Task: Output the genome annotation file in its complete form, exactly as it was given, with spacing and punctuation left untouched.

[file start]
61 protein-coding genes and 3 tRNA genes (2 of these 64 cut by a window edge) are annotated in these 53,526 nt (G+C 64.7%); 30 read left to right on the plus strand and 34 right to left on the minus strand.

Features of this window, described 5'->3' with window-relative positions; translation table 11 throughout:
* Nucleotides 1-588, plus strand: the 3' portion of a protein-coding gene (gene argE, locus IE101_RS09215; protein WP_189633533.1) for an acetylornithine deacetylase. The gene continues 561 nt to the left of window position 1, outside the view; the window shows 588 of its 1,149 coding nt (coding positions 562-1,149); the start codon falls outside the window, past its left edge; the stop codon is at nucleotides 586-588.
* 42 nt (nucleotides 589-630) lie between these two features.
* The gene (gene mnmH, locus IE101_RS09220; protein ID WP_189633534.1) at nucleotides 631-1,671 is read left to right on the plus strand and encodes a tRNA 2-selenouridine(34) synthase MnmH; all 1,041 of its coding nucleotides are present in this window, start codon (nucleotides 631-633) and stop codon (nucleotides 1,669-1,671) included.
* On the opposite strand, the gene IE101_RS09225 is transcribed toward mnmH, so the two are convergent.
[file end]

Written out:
61 protein-coding genes and 3 tRNA genes (2 of these 64 cut by a window edge) are annotated in these 53,526 nt (G+C 64.7%); 30 read left to right on the plus strand and 34 right to left on the minus strand.

Features of this window, described 5'->3' with window-relative positions; translation table 11 throughout:
* Nucleotides 1-588, plus strand: the 3' portion of a protein-coding gene (gene argE, locus IE101_RS09215; protein WP_189633533.1) for an acetylornithine deacetylase. The gene continues 561 nt to the left of window position 1, outside the view; the window shows 588 of its 1,149 coding nt (coding positions 562-1,149); the start codon falls outside the window, past its left edge; the stop codon is at nucleotides 586-588.
* 42 nt (nucleotides 589-630) lie between these two features.
* The gene (gene mnmH, locus IE101_RS09220; protein ID WP_189633534.1) at nucleotides 631-1,671 is read left to right on the plus strand and encodes a tRNA 2-selenouridine(34) synthase MnmH; all 1,041 of its coding nucleotides are present in this window, start codon (nucleotides 631-633) and stop codon (nucleotides 1,669-1,671) included.
* On the opposite strand, the gene IE101_RS09225 is transcribed toward mnmH, so the two are convergent.